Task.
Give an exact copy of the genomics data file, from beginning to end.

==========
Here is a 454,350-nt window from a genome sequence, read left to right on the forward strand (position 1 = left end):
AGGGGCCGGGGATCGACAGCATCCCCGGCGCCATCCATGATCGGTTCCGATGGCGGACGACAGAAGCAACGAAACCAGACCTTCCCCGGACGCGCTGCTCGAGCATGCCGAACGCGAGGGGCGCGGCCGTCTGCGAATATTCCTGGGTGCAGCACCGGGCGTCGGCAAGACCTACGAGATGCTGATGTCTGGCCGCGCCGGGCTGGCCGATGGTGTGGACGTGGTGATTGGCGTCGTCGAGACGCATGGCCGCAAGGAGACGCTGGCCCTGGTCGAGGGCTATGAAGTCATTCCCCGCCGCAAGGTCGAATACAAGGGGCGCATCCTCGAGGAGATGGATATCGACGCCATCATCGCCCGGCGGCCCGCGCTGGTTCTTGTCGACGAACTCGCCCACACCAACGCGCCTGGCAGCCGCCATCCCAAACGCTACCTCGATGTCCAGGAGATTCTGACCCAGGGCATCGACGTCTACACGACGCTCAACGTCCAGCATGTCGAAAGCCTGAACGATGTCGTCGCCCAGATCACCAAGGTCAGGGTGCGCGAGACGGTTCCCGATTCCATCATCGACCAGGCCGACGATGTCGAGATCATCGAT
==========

Here is a 454,350-nt window from a genome sequence, read left to right on the forward strand (position 1 = left end):
AGGGGCCGGGGATCGACAGCATCCCCGGCGCCATCCATGATCGGTTCCGATGGCGGACGACAGAAGCAACGAAACCAGACCTTCCCCGGACGCGCTGCTCGAGCATGCCGAACGCGAGGGGCGCGGCCGTCTGCGAATATTCCTGGGTGCAGCACCGGGCGTCGGCAAGACCTACGAGATGCTGATGTCTGGCCGCGCCGGGCTGGCCGATGGTGTGGACGTGGTGATTGGCGTCGTCGAGACGCATGGCCGCAAGGAGACGCTGGCCCTGGTCGAGGGCTATGAAGTCATTCCCCGCCGCAAGGTCGAATACAAGGGGCGCATCCTCGAGGAGATGGATATCGACGCCATCATCGCCCGGCGGCCCGCGCTGGTTCTTGTCGACGAACTCGCCCACACCAACGCGCCTGGCAGCCGCCATCCCAAACGCTACCTCGATGTCCAGGAGATTCTGACCCAGGGCATCGACGTCTACACGACGCTCAACGTCCAGCATGTCGAAAGCCTGAACGATGTCGTCGCCCAGATCACCAAGGTCAGGGTGCGCGAGACGGTTCCCGATTCCATCATCGACCAGGCCGACGATGTCGAGATCATCGAT